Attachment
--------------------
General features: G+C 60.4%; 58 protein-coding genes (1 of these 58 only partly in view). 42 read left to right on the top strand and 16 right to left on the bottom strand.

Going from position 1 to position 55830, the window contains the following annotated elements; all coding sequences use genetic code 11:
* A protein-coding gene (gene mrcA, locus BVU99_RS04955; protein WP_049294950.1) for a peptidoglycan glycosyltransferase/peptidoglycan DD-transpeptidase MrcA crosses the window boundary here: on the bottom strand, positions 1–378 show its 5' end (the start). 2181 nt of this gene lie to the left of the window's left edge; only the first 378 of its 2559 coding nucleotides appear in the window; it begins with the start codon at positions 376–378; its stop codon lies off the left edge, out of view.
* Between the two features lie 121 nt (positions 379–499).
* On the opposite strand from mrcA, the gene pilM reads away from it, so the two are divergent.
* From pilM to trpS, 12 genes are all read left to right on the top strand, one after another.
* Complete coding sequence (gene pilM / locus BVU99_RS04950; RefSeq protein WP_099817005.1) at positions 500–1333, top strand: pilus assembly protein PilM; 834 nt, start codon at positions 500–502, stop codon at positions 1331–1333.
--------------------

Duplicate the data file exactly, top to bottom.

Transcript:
General features: G+C 60.4%; 58 protein-coding genes (1 of these 58 only partly in view). 42 read left to right on the top strand and 16 right to left on the bottom strand.

Going from position 1 to position 55830, the window contains the following annotated elements; all coding sequences use genetic code 11:
* A protein-coding gene (gene mrcA, locus BVU99_RS04955; protein WP_049294950.1) for a peptidoglycan glycosyltransferase/peptidoglycan DD-transpeptidase MrcA crosses the window boundary here: on the bottom strand, positions 1–378 show its 5' end (the start). 2181 nt of this gene lie to the left of the window's left edge; only the first 378 of its 2559 coding nucleotides appear in the window; it begins with the start codon at positions 376–378; its stop codon lies off the left edge, out of view.
* Between the two features lie 121 nt (positions 379–499).
* On the opposite strand from mrcA, the gene pilM reads away from it, so the two are divergent.
* From pilM to trpS, 12 genes are all read left to right on the top strand, one after another.
* Complete coding sequence (gene pilM / locus BVU99_RS04950; RefSeq protein WP_099817005.1) at positions 500–1333, top strand: pilus assembly protein PilM; 834 nt, start codon at positions 500–502, stop codon at positions 1331–1333.